The 2016 Rio Summer Olympics was not just about the sports, the doping, or the drama — it also featured a riot of Brazilian culture and music.
From the start, the organizers brought out stars as well as some of Brazil’s lesser-known cultural contributions, from 12-year-old MC Soffia’s empowering hip-hop to Ludmilla, Rio’s queen of Carioca funk.
Boima Tucker, 35, and I happened to watch the opening ceremony together. A musician, writer and DJ, born in Milwaukee, with roots in Sierra Leone, Tucker has been traveling the world for years, researching music across the African diaspora. He was delighted with some of the ceremony's musical choices.
But he points out that Brazilian music is a lot more than just Rio de Janeiro. The nation's former capital, Rio has a deep cultural history, and is a terrific venue for live performing. But Tucker says some other parts of the country are even more musically innovative.
So, I asked Tucker to pick a few tunes from his years in Brazil that illustrate the musical diversity in this vast country, and to talk about the many influences that have shaped its musical traditions.
Here’s what he came up with:
Tucker’s take on this tune:
“The first month or two I was here, I ended up in Brazil [and] this ended up being one of my favorite songs. This song actually sounds like a Haitian zouk song to me, but through research I’ve found out it’s a carimbo."
Carimbo is from the northeast of Brazil, which is influenced by the Caribbean because it’s close to the Amazon and to the Guyanas. He says Coletivo di Tambor "were picking up Caribbean music in places like Belem, and then doing their own spin on it.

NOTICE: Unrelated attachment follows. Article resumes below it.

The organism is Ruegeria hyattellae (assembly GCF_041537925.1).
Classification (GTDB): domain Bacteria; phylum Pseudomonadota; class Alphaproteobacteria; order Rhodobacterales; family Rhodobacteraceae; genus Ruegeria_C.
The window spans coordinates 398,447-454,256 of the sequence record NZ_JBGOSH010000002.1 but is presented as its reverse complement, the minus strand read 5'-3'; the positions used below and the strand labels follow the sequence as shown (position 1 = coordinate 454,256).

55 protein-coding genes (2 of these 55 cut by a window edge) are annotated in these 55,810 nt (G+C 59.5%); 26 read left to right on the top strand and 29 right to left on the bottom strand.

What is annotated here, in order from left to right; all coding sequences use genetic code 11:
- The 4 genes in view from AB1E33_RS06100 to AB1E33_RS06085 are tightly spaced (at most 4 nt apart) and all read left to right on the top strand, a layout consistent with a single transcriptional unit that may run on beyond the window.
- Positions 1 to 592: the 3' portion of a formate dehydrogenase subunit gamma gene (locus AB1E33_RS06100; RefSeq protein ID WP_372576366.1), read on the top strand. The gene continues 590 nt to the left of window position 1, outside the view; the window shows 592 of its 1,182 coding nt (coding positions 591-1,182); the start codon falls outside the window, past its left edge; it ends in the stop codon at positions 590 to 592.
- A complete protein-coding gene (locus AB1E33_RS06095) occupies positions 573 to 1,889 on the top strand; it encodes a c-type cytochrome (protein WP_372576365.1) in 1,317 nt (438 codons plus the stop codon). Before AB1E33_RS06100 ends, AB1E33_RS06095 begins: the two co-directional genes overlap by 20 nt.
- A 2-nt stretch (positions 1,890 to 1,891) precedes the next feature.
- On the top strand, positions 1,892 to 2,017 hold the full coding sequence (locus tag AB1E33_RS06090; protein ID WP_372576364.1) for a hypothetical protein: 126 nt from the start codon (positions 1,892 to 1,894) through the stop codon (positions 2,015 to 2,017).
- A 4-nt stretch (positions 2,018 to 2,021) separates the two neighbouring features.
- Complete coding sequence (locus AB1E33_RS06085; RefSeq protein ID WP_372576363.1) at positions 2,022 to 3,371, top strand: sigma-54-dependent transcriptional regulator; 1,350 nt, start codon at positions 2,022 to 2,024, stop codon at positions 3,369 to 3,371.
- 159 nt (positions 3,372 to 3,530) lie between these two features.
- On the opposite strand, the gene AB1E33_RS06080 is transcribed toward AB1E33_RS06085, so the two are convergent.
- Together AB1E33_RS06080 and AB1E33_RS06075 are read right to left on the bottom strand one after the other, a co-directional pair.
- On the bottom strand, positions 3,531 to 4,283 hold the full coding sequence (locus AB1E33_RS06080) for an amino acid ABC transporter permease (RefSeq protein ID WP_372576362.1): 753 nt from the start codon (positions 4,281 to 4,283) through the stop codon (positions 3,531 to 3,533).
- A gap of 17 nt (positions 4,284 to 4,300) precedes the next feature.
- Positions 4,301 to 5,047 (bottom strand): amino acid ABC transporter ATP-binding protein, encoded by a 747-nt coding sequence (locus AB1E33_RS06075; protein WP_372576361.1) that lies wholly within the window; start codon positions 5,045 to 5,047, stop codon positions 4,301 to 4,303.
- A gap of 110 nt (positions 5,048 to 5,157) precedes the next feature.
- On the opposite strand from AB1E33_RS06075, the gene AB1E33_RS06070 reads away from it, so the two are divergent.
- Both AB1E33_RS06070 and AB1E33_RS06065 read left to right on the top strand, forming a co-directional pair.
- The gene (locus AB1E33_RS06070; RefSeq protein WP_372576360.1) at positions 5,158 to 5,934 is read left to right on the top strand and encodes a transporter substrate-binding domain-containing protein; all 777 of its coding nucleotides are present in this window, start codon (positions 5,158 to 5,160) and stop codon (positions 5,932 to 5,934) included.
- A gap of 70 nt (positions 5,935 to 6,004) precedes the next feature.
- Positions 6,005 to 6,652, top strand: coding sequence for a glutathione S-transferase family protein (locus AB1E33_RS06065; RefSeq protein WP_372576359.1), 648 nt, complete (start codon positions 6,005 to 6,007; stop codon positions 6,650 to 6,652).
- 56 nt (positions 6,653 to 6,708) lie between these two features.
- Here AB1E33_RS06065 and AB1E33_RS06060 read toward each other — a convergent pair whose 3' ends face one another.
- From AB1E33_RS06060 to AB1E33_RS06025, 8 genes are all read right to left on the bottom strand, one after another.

Tucker's take on this tune:
“What gets me first is just that this is so well produced. They’re using something called a guitarra Baiana — that little guitar sound, it’s a mini-guitar — and the way the melody is with that, with the delivery by the lead singer, Russo Passapusso ... just kinda gets to me.
“It’s kind of in a samba style, but like samba from Bahia [a northeastern state], which has a different swing to Rio.”
PRI played this one on the show The World last Friday to close out our Olympics coverage. Tucker reckons this could be one of the big tunes to pop in next year’s Carnival celebrations.
Tucker’s take on this tune:
ATTooXXA is the DJ name of the producer Rafa Dias, based in Salvador, a city in Bahia. “He is really innovating kind of a harder electronic sound, with Brazilian popular sounds like pagodao, arrocha, afoxe — rhythms that are connected to African identity, but also that are really just about parties and talking about daily life in the countryside or in the city.”
“He’s bringing new elements, from a hard 'trap' electronic vibe, to taking a cue from UK dub aesthetics.”